On March 7, 2018 the world's first blockchain-backed presidential vote took place in Sierra Leone. As election suspense heightened, a Swiss blockchain startup, Agora, was working hard behind the scenes to help process and tally the results using blockchain technology.
In this particular election, Agora utilized a custom permissioned blockchain technology that it has built over the last two years. According to Monax, permissioned blockchain networks allow the network to appoint a group of participants in the network who are given the express authority to provide the validation of blocks of transactions or to participate in consensus.
For Agora and Sierra Leone officials, this meant the secure transfer of information to a verifiable blockchain ledger, where independent node operators including the Red Cross, Swiss Federal Institute of Technology, and the University of Fribourg were able to tally and verify each ballot and the election results. Leo Gammar, the CEO of Agora, told CCN, “I am grateful to Sierra Leone for showing the world how visionary they are in bringing free and transparent elections to their people.”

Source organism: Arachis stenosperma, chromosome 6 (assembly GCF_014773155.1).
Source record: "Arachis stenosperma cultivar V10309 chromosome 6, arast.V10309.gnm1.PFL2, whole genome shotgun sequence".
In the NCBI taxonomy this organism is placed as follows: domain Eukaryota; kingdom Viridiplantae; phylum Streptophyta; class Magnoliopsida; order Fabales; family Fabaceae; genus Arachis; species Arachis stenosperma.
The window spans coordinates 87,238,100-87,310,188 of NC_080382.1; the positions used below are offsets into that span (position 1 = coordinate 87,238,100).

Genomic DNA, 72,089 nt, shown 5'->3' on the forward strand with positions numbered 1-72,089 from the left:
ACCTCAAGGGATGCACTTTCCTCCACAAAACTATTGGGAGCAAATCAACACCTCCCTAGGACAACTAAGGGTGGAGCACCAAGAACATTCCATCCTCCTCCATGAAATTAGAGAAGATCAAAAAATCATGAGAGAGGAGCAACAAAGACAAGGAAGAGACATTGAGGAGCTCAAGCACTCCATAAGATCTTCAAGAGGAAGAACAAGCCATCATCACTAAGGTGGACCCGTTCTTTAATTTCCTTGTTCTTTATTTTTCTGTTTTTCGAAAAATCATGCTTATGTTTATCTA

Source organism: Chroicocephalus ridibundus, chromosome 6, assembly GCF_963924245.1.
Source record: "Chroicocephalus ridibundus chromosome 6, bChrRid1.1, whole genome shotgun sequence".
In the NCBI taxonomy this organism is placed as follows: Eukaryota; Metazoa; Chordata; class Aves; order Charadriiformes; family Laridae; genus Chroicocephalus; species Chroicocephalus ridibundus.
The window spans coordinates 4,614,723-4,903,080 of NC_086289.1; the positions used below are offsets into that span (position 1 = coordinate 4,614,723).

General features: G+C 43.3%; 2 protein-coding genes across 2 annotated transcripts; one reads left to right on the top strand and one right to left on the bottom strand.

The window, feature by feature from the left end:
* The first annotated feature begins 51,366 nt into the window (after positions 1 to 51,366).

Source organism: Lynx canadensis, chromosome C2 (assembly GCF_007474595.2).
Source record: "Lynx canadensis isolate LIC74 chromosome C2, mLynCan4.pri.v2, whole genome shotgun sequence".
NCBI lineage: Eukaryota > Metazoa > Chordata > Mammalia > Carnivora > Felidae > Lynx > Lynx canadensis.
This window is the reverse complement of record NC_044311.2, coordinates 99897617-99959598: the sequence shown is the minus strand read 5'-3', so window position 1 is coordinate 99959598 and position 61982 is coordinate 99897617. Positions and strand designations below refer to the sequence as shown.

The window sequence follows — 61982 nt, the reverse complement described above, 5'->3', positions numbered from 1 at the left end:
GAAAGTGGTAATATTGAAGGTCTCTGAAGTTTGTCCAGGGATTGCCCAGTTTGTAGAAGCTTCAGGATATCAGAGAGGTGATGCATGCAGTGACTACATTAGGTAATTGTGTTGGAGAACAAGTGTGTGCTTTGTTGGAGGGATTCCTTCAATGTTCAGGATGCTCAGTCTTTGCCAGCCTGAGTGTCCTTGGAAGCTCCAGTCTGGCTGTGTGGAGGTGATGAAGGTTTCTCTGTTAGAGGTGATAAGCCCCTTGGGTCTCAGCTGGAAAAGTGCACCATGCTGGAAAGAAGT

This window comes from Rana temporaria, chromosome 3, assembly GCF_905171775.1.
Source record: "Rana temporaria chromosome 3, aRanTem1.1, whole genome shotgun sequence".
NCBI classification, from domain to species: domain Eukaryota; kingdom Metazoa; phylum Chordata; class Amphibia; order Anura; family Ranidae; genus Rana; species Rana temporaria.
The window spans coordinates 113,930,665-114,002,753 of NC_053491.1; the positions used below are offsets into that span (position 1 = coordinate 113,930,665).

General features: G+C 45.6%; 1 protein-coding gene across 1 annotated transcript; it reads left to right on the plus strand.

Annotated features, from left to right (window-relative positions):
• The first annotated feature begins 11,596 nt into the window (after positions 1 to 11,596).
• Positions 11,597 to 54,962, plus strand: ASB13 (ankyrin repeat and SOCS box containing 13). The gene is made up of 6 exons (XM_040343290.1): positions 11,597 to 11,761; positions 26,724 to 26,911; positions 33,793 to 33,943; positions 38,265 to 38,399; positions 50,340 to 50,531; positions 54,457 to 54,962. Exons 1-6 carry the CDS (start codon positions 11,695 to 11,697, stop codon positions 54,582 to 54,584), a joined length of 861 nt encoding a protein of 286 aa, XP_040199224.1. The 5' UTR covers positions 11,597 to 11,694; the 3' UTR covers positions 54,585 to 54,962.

For Sierra Leone, this election was particularly notable, as it was also the first time in the country’s history that more than two candidates had a significant chance of winning, creating the possibility for a more diversified parliament. Historically since 1961, the ruling All People's Congress (APC) party and the Sierra Leone People's Party (SLPP) have dominated the country’s parliament. A total of 16 candidates were on the ballot in this election.
This event marks an important first step towards improving the democratic process in countries historically impacted by fraud and corruption with paper ballots. While still early, the implications of blockchain voting could be transformative to democracies around the world. Blockchain technology improves upon previous digital voting systems by ensuring transparency, safety and voter anonymity.
According to Jaron Lukasiewicz, Agora’s COO, additional benefits of using a blockchain voting system versus paper ballots include reduced costs, the removal of human error and faster public access to election results. He explained, “All elections in the future will use blockchain voting systems. Blockchain is the only technology in existence today that can offer a fully-transparent platform for verifiably honest elections.“
Featured image from Shutterstock.
Last modified (UTC): March 9, 2018 4:14 PM